Healthcare and consumer stocks boost European markets

Hibernia Reit down 1.01% after announcing developments and €1.6m State lease

Healthcare and consumer stocks helped boost European markets yesterday, leaving some commentators speculating that low interest rates were encouraging spending.


Real estate investment trust Hibernia Reit shed 1.01 per cent to close at €1.374 after announcing a number of developments ahead of its annual general meeting in Dublin yesterday.

The company said that it has let the remaining space in its refurbished One Dockland Central building to the State's Commission for Communications Regulation on a 20-year lease at an initial rent of €1.6 million a year.

Its stock was down 1.3 per cent at one point before paring back some of those losses. Investors sold more than 1.76 million of Hibernia Reit’s shares in Dublin on Tuesday. Its peer, Green Reit, was unchanged at €1.49.


Among the market's leading stocks, Paddy Power Betfair was down 1.34 per cent. British regulators signalled that the merger of rivals Ladbroke and Gala Coral could ahead if the pair agreed to sell up to 400 shops.

Ryanair shed some of the 6 per cent gain made on Monday and dipped 1.29 per cent to close at €11.485.

International packaging giant Smurfit Kappa climbed 1.72 per cent to €22.50 ahead of results.


Irish convenience foods group Greencore closed 3.33 per cent down at 310.8 pence sterling after quarterly figures showed that its sales momentum was slowing.

British equities rose for the second time in three days amid gains in miners and BT Group. Fresnillo, BHP Billiton and Rio Tinto Group climbed more than 3 per cent. BT rose 3.2 per cent as regulator Ofcom rejected calls for a breakup of the company.

GKN added 3.8 per cent and Provident Financial jumped 5.7 per cent after reporting results, while Mondi gained 4.3 per cent as it said it sees a rise in underlying operating profit.

BP fell 1.3 per cent after reporting a slump in profit due to weak refining margins and oil prices. The oil company also cut its 2016 investment budget to below $17 billion (€15.5 billion).

Tesco dropped 4.1 per cent as researcher Kantar Worldpanel said sales declined in the 12 weeks to July 17th.

Housebuilders, however, were the biggest laggards, with Taylor Wimpey, Berkeley Group, Barratt Developments and Persimmon all down between 2.5 per cent and 3.3 per cent after Deutsche Bank cut its price target on all four stocks, citing Brexit uncertainty for a reduction in their forecasts for the sector.

The FTSE 100 Index added 0.2 per cent at the close of trading in London. The gauge has alternated between daily gains and losses since last week, halting the strong rally that followed the slump after the vote to leave the European Union.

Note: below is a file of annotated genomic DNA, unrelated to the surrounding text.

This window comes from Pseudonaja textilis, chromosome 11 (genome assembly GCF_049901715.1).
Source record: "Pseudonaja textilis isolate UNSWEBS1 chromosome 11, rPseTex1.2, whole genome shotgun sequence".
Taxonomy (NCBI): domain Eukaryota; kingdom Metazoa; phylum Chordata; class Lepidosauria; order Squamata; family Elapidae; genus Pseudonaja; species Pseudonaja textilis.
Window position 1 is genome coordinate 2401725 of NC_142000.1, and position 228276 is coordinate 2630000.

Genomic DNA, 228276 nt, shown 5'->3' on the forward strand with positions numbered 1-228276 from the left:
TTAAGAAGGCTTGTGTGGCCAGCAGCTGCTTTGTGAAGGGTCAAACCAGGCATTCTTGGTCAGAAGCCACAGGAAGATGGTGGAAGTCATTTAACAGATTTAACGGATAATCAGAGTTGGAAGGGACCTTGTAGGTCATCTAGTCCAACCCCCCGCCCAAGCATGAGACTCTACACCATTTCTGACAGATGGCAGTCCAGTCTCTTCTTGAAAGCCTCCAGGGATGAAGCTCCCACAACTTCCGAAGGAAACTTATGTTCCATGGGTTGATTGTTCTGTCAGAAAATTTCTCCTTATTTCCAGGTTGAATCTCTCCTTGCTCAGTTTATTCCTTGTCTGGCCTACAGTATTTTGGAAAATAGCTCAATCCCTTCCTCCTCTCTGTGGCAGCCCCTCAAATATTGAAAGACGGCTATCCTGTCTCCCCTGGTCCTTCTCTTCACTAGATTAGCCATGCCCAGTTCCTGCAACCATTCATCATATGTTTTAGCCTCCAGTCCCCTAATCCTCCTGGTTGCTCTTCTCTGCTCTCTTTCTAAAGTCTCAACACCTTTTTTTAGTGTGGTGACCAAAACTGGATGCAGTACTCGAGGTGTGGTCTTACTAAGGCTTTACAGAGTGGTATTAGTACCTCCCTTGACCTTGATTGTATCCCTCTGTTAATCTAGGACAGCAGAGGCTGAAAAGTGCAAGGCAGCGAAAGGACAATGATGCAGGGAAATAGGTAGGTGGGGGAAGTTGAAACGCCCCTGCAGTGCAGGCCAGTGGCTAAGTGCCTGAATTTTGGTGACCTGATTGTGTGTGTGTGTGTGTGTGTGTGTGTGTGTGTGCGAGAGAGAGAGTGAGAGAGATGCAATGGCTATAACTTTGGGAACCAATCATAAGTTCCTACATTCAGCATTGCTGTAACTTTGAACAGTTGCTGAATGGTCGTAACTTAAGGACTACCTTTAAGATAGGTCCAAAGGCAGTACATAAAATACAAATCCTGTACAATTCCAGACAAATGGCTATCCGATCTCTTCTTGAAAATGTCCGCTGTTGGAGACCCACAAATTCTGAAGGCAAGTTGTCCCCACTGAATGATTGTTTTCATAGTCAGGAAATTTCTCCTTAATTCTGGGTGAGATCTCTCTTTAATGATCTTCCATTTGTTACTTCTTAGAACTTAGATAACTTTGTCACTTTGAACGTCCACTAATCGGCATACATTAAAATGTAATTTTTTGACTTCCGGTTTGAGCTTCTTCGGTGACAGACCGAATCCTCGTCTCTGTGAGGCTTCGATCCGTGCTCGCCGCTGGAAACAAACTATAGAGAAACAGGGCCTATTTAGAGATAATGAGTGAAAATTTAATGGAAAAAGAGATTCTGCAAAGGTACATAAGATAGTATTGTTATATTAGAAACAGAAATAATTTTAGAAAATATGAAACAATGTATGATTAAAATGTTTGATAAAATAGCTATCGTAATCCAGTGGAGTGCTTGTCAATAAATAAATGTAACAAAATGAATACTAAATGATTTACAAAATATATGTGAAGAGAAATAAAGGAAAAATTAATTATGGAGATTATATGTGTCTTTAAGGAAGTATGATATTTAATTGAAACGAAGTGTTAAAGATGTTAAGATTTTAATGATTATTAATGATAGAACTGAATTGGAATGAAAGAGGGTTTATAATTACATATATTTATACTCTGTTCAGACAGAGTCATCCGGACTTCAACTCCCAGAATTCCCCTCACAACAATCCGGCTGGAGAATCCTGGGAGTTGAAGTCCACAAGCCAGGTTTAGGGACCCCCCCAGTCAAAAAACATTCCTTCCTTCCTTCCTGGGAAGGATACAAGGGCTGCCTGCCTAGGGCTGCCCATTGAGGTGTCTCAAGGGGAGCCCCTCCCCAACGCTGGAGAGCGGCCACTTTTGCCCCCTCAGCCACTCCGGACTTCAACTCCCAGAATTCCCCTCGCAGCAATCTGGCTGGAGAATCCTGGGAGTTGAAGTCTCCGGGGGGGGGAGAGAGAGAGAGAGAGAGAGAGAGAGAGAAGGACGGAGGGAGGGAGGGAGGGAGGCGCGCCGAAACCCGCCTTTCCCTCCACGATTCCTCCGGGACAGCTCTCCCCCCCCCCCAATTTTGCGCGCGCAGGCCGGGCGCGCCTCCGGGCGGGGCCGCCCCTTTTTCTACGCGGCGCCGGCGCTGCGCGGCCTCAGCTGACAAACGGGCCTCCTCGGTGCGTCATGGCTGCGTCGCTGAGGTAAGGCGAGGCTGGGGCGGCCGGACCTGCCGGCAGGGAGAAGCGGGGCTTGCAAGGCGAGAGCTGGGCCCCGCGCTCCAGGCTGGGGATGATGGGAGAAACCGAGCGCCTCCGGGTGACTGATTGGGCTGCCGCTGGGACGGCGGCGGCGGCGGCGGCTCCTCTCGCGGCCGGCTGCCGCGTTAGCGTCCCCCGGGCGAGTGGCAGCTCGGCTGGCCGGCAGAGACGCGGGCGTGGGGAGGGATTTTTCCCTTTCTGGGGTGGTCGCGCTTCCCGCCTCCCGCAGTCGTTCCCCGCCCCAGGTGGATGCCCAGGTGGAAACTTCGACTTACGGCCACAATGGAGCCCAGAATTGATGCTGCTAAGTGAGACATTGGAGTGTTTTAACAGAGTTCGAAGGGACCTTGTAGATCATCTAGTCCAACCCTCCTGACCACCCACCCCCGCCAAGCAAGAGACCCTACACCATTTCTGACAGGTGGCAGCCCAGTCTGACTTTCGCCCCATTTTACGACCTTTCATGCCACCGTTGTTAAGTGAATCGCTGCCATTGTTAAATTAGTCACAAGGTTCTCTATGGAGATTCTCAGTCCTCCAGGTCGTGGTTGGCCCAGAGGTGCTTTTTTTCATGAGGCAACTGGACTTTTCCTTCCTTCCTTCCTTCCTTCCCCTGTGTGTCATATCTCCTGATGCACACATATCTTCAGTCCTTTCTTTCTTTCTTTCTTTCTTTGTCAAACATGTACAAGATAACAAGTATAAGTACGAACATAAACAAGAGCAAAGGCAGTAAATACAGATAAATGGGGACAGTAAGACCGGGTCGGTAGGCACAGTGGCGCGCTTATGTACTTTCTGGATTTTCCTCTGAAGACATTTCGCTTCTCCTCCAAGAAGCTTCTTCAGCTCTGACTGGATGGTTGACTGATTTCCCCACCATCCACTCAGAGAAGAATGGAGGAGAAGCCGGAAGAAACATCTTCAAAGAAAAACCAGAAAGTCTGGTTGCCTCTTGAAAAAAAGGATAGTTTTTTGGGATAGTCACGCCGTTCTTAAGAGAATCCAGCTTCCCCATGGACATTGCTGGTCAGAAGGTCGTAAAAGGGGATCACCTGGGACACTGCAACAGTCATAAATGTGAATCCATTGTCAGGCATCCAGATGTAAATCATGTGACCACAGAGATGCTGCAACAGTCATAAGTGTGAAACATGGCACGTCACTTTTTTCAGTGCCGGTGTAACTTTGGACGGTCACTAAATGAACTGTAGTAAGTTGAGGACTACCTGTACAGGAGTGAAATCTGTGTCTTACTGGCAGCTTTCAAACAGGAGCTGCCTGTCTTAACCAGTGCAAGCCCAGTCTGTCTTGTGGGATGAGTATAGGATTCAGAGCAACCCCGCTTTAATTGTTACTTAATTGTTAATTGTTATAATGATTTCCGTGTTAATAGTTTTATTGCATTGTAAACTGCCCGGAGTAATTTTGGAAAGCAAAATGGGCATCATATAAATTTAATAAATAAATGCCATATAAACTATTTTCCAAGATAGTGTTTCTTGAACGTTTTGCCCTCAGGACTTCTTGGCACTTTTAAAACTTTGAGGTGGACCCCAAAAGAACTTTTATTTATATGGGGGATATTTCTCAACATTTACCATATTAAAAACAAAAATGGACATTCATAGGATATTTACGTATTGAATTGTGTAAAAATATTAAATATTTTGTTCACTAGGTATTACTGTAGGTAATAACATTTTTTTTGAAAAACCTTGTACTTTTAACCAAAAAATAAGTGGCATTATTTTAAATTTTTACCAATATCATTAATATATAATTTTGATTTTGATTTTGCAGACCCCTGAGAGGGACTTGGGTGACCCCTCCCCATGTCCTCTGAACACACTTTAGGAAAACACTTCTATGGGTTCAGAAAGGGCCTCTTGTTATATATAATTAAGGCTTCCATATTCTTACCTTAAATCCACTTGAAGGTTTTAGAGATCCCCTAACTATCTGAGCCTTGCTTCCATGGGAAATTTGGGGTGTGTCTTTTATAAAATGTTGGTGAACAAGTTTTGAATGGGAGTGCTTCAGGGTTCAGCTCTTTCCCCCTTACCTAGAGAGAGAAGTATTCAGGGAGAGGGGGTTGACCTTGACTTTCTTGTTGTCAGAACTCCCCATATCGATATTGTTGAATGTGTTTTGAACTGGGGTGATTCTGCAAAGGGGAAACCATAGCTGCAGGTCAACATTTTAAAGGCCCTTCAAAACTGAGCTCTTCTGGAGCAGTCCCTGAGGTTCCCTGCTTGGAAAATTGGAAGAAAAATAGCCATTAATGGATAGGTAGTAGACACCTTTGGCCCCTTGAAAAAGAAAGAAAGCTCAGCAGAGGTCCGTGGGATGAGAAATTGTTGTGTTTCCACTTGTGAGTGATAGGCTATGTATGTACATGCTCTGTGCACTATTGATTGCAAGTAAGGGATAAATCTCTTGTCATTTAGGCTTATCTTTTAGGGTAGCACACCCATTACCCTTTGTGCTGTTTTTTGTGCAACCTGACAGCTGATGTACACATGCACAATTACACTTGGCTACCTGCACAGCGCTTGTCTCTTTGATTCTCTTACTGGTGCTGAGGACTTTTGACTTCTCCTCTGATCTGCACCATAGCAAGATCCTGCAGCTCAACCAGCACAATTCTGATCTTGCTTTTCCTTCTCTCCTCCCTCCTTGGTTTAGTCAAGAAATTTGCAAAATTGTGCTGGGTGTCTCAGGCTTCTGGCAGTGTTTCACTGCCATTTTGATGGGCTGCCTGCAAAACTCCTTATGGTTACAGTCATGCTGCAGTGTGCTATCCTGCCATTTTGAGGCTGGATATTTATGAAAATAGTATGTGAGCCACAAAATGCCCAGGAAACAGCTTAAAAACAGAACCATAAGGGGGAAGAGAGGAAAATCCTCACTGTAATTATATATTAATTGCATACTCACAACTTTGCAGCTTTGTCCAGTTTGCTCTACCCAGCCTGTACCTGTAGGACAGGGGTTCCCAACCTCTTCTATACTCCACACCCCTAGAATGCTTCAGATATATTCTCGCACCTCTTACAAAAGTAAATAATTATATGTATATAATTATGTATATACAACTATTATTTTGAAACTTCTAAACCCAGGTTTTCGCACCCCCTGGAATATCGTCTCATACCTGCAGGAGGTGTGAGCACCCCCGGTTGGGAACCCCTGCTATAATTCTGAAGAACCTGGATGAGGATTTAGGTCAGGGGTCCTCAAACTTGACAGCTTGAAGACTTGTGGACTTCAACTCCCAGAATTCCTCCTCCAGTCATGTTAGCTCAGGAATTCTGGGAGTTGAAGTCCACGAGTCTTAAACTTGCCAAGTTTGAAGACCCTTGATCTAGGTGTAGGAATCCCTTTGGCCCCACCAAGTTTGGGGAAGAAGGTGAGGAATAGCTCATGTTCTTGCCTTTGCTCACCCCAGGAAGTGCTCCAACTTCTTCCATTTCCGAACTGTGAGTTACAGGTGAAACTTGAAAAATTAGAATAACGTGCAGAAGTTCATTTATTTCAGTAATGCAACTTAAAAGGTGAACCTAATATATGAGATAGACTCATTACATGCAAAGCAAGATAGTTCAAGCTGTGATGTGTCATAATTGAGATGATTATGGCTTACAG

Bank of England policymaker Martin Weale said Brexit has rattled the economy more than he anticipated and indicated he favours immediate stimulus.


Healthcare stocks outperformed to add the most points to the market, with Danish insulin-maker Novo Nordisk climbing 2.9 per cent after brokerage Nordea forecast another boost for the company's Victoza diabetes product.

Some consumer goods and leisure stocks also outperformed, with Hermes, drinks-maker Campari and sportswear company Adidas all touching record highs.

Traders suggested that record low interest rates in the euro zone were helping consumer goods companies as lower rates could encourage people to spend more in spite of the weakening economic outlook caused by Brexit.

Banks have been the worst sectoral performer this year due to concerns over capital being squeezed by margin pressure caused by extremely low interest rates. Commerzbank shares fell 4.5 per cent after the German lender posted a decline in second-quarter core capital.

The FTSE Italia All Share Banks index also dipped 0.3 per cent, with the gauge down around 50 per cent in 2016 due to worries about Italian banks’ bad debts.

Shares in Italian bank Monte dei Paschi fell 1.2 per cent, with a source telling Reuters that Monte dei Paschi was working on a €5 billion capital increase as part of plans to fix its balance sheet.

AMS rallied 12 per cent after the semiconductor company posted better-than-estimated profit and forecast an increase in sales.

Orange fell 3.7 per cent after posting a decline in French mobile service revenue and quarterly earnings that matched projections. Michelin & Cie climbed 1.5 per cent after its first-half operating profit beat analyst estimates.

Mediaset tumbled 6.9 per cent after Vivendi SA said it's pulling out of a deal to buy the Italian company's pay-TV unit.


US stocks swung between small gains and losses on Tuesday afternoon as mixed earnings reports kept investors on the edge ahead of the Federal Reserve’s two-day policy meeting and Apple’s results.

McDonald’s dropped 4.3 per cent to $121.89 after the restaurant chain’s comparable sales missed analysts’ expectations. The stock weighed the most on the Dow.

Gilead fell 8 per cent after the drugmaker cut its full-year sales forecast, attracting a host of price target cuts.

Caterpillar’s shares jumped 4 per cent to touch a year high after the company’s quarterly earnings beat expectations. The stock was the top gainer, boosting the Dow.

Texas Instruments rose 7.2 per cent after its current-quarter forecast beat analysts' estimates. The stock provided the biggest boost to the S&P.

–(Additional reporting: Bloomberg, Reuters)

Barry O'Halloran

Barry O'Halloran

Barry O’Halloran covers energy, construction, insolvency, and gaming and betting, among other areas